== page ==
Frank talk. Optimism. Pragmatism.
These are the buzz words African states will have to embrace if the continent is to make tangible strides in eradicating alarming poverty rates and propel stubborn economic growth.
Until then, the continent might be seen as navigating a landmine blindfolded, while wobbling in high heels. A grim chef’s certified recipe for disaster.
This much has been conceded by leaders of the 52 African states attending the recent Forum on China-Africa Cooperation (FOCAC) in the bustling Beijing metropolis.
In the 48 hours that the first citizens of each country huddled to chart a new path, Chinese President Xi Jinping was able to thrash out eight major initiatives to be pursued by the world’s second largest economy. These initiatives, ranging from industrial promotion, infrastructure connectivity, trade facilitation and green development, will see China increasing African imports over the next three years.
President Xi pledged $60 billion to Africa in loans, export credits and aid. Of this amount, $15 billion is interest-free.
And, a further boon would be a planned economic and trade expo on China-Africa, to be held in China, with Chinese companies urged to invest in Africa to enhance industrial promotion.
In addition, China will carry out over 50 agricultural assistance programs to provide emergency humanitarian food aid amounting to 1 billion yuan (147 million US dollars) to African countries affected by natural disasters.
China and the African Union, President Xi said, would also work together to formulate an infrastructure cooperation plan. This will see Chinese companies participate in Africa's infrastructure development for investment-construction-operation models.
“China will buy more goods, especially non-resource products, from Africa, and will continue its free-trade negotiations with African countries that wish to do so,” the President reportedly said.
Over the years, the China-Africa bromance has seen China squash billions of yuan in debt owed to it by 31 African countries, while hordes of trade and bilateral agreements and memoranda of understanding aimed at strengthening flailing economies were entered into.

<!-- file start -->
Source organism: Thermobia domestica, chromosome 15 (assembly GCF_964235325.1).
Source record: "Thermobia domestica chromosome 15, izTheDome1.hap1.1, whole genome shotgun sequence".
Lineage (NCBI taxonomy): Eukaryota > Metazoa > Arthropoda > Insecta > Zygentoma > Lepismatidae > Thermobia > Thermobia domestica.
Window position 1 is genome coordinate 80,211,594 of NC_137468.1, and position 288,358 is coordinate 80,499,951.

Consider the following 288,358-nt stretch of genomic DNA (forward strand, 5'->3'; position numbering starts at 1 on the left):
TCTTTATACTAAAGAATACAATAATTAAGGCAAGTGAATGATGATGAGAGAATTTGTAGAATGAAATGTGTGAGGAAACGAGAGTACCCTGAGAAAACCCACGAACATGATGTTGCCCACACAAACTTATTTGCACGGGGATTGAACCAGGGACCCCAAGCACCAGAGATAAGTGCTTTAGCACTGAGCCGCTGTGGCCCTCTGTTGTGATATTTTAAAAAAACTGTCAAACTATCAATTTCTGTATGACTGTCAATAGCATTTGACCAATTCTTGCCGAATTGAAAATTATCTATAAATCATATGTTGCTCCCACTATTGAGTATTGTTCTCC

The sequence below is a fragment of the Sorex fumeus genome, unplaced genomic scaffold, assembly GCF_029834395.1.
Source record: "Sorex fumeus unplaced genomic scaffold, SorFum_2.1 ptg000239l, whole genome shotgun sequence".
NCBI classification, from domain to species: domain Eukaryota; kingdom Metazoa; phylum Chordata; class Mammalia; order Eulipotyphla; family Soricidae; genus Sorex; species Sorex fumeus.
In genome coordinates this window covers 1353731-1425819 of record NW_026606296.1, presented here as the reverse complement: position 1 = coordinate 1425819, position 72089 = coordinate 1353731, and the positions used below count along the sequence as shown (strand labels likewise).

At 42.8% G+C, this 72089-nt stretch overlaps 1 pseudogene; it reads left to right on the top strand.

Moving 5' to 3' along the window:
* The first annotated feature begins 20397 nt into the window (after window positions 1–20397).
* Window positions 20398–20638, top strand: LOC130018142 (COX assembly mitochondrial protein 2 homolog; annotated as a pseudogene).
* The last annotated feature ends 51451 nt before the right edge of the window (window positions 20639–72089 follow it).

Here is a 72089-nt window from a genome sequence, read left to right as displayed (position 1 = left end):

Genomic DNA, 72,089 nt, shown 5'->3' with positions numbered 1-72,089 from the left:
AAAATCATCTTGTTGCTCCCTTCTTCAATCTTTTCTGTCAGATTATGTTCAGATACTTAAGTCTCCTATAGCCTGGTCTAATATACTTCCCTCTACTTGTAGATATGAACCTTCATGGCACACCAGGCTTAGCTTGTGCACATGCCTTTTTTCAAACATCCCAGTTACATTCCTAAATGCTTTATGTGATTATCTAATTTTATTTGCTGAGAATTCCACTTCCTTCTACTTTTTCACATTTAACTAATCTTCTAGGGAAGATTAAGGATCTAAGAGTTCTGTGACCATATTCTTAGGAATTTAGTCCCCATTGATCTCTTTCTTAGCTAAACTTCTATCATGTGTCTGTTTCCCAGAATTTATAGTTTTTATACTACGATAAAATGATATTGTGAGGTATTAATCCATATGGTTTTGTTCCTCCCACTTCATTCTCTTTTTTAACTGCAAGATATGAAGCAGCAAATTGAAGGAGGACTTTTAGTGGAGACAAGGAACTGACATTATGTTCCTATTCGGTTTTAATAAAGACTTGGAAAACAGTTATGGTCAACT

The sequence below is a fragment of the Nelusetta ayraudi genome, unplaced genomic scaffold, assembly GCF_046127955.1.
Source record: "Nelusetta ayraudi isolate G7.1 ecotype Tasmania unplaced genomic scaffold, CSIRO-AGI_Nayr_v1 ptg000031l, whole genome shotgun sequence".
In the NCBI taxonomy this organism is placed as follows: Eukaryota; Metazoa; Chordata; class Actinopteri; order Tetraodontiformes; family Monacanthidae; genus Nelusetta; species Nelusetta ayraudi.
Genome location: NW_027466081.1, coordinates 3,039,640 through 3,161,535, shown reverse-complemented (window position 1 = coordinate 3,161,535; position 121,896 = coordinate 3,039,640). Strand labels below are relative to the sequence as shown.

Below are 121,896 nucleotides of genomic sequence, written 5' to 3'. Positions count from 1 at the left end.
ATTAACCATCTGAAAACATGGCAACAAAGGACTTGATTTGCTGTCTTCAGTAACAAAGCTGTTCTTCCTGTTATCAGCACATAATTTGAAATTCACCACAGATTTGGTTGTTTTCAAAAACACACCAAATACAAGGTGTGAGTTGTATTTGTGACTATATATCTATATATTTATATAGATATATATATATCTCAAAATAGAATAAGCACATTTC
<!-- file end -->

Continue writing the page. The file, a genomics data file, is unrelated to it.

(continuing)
FOCAC on its website defines the collective as a “consultation mechanism” advancing “equal consultation, enhancing understanding, expanding consensus, strengthening friendship and promotion”.
South African President Cyril says the relationship between Africa and China forged through FOCAC “was premised on the fundamental and inalienable right of the African people to determine their own future”.
“It is premised on the African Union’s Agenda 2063, a vision that has been crafted in Africa, by Africans,” the President contends.
The grouping has, however, been met with much scepticism, as was the case wherever China latched its tentacles. Think BRICS.
Professor André Thomashausen, a member of the European Academy of Sciences, Academia Europaea, leans on the side that says there’s empirical evidence to prove that FOCAC had been beneficial to Africa.
“There’s been definite benefits for Africa that are measurable,” he emphatically states. “Every African city today has a new airport which was built through the FOCAC. Every African [city] has a new Convention Centre and at least one five-star hotel that is as a result of this cooperation.”
Telecommunications and technology has over the past 20 years vastly advanced, he adds. “Every village in Africa today has some sort of mobile connectivity that is changing our politics because people can use the internet, especially the youth. That is all being done with Chinese technology. Huawei and ZTE are the two backbones throughout Africa. It has changed the continent. We used to talk a lot about it in the 2000s and now it’s a reality – people have connectivity.